A Reptile Dysfunction
As I write this, America is swept up in the amazing phenomenon of Turtle Boy, the fourth-grader with a painted zombie face who, when asked by a TV reporter how he was enjoying a local fair in Oregon, observed that he liked turtles. Instantly, this became the latest "Internet sensation," forwarded by tens of thousands of people to hundreds of thousands more. The nightly news took note. Entrepreneurs began marketing "I like turtles" shirts, bags and hats. All of this was fascinating because, if one applies any reasonable measure of critical thought to this 17-second video, one cannot escape the fact that it is entirely without humor.
You probably barely remember it, however, because now, three weeks later, you are transfixed by some other Internet sensation, such as -- oh, I don't know -- a hamster that likes applesauce.
I love the Web, except for this sort of thing. It has exposed us, as a nation, to the tyranny of the humor impaired.
These people used to keep mostly to themselves; thus, though large in numbers, they were safely contained. We'd get wind of them only occasionally -- it was a fetid wind -- when certain insipid things became inexplicably popular, such as those bumper stickers reading "[Occupation or avocation of driver]s do it in their [heavy-handed double entendre]." We also caught their scent with those ubiquitous posters of a cat dangling from a branch ("Hang in there, it's almost Friday!"). If you are old enough to remember the people who hung a tiger tail from their car's gas cap, you know this crowd. They're the same ones who repeated various Saturday Night Live tag lines incessantly ("Well, excuuuuse me . . .") until they became tedious conversational goo.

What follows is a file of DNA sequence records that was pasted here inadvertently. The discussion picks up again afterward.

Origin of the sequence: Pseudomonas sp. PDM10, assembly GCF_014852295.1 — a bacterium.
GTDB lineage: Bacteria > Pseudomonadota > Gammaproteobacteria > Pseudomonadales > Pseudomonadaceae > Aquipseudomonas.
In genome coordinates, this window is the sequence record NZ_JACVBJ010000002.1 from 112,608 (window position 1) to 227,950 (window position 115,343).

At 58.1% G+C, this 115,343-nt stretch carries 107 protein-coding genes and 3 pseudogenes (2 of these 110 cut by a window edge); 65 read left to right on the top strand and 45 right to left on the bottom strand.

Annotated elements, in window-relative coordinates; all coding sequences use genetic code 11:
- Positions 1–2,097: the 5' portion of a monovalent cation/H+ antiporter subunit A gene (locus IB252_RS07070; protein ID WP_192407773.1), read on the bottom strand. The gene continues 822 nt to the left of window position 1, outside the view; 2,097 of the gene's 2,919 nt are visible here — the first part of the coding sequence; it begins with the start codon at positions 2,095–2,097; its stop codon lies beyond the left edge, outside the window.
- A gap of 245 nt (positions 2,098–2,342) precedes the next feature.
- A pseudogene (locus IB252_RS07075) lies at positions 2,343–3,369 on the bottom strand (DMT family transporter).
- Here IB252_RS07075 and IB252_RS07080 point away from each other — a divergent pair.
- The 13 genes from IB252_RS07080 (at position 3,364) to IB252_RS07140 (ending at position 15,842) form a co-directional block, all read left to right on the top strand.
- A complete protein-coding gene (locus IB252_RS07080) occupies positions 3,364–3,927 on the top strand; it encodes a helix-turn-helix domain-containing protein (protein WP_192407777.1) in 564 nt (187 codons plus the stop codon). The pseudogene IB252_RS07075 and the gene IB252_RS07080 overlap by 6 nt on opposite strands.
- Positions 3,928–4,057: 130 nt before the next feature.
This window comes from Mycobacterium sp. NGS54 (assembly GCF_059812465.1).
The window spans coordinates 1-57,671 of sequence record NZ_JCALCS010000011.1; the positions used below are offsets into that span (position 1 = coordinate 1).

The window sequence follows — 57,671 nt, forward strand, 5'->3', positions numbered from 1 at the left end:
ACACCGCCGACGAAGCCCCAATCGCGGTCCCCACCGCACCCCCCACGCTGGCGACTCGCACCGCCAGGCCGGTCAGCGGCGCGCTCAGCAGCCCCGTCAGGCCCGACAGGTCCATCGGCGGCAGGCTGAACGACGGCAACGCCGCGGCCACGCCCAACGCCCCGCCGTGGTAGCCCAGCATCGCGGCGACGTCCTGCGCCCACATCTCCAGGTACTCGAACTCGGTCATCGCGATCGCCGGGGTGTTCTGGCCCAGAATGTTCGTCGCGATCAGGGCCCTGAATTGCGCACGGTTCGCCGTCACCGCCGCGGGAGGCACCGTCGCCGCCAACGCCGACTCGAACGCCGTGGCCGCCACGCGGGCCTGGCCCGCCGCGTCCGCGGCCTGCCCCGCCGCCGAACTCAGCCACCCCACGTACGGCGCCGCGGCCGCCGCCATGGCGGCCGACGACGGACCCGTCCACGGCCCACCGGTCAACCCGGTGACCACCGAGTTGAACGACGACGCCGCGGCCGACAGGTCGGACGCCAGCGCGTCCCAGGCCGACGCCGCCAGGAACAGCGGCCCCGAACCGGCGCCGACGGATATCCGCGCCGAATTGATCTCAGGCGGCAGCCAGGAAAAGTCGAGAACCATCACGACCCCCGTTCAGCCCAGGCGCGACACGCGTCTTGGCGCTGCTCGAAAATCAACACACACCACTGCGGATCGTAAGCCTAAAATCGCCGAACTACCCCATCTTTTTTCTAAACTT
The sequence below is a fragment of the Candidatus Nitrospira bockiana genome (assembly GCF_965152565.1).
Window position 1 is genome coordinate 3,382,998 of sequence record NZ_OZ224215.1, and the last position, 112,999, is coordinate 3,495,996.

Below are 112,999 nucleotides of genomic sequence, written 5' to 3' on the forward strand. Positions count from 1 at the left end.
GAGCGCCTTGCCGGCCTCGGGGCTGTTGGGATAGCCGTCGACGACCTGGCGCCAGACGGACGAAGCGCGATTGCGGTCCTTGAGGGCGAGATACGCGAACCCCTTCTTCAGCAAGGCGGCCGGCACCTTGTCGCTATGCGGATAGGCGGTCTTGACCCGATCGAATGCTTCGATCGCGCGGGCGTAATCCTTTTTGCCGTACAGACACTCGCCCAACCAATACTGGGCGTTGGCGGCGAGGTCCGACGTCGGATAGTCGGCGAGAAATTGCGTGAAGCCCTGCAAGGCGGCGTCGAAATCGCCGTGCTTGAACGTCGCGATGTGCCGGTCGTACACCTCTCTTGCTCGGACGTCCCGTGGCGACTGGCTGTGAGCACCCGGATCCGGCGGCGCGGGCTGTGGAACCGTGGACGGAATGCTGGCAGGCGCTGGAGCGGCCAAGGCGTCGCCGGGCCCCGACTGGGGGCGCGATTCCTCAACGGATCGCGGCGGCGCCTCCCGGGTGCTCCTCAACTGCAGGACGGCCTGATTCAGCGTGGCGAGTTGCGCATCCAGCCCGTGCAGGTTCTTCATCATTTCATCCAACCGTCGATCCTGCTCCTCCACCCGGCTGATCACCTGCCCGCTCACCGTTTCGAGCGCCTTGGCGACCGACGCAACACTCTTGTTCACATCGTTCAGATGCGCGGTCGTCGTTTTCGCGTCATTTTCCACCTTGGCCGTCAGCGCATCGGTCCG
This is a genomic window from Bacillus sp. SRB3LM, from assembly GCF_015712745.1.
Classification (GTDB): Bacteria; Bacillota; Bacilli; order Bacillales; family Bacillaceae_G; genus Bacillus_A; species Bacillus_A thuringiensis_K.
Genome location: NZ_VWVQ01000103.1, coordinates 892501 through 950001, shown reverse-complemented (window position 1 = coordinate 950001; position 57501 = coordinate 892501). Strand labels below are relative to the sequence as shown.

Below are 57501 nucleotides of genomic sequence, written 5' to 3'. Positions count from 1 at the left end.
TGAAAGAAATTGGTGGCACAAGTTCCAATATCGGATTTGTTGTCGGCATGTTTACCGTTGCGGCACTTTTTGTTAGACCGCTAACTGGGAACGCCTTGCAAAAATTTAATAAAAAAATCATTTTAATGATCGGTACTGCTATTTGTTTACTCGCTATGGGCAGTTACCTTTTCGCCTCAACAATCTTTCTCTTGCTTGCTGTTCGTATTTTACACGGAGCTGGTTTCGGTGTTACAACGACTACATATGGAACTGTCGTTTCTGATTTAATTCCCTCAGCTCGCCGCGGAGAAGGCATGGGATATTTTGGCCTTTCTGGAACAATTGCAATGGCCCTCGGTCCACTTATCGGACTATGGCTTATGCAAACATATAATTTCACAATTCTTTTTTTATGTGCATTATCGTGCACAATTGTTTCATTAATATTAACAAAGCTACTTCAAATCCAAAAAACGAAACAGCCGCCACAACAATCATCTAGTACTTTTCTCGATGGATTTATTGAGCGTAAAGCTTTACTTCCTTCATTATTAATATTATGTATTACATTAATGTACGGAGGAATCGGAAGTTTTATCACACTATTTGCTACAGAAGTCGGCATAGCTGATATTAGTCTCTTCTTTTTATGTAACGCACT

What the Internet has done is to make it possible for all of these people to find one another, and to procreate, virtually. That's what happened with the Turtle Boy video. The armies of the dull began e-mailing this thing to one another until the viral load became toxic, and their sheer numbers seemed to validate the existence of humor where none existed. Even respectable newspapers were forced to acknowledge the turtle phenomenon. And because newspaper editors are loath to alienate readers by calling them, in the aggregate, idiots, none of these stories ever quite stated the obvious, which was that this video was inexpressibly lame.
Why was it lame? Because there was nothing ironic, sub-versive or authentic in it. Turtle Boy did not innocently blurt out something embarrassing, such as, "I like beavers." (That would have been funny.) He didn't announce on camera something genuine but inappropriate, such as that he had to go to the bathroom. He was just being a 10-year-old, delivering a pale nonsequitur with a hint of a smile, in what he took to be a zombie voice. As it happens, it wasn't even much of a non sequitur. He had just seen turtles at the fair.
Now I realize that some people reading this today might have found the Turtle Boy video amusing. These people might think I am patronizing them, or, worse, suggesting that they have no senses of humor.
Nothing could be further from the truth. We know these people have senses of humor because they tell us they do, by putting LOLs and ROFLs in their e-mails.
Now, a careful analysis of the very column you are reading reveals that
it is hostile, sarcastic, pompous, petulant, cynical, promiscuously judgmental and, most to the point, not particularly funny. You might ask yourself how something like this even finds its way into print.
I've just told you: the pernicious influence of the Web. Our standards in humor have sunk so low that anything passes for funny these days. We have become deadheaded, a nation of . . . zombies.
I contend we have a solemn obligation to rebel against this. The next time someone sends you a video of, say, some girl in a Tinker Bell costume eating a fig, consign it to the recycle bin. We need to regain our senses of humor, so that no column this bad will ever be written again.
Gene Weingarten's e-mail address is firstname.lastname@example.org.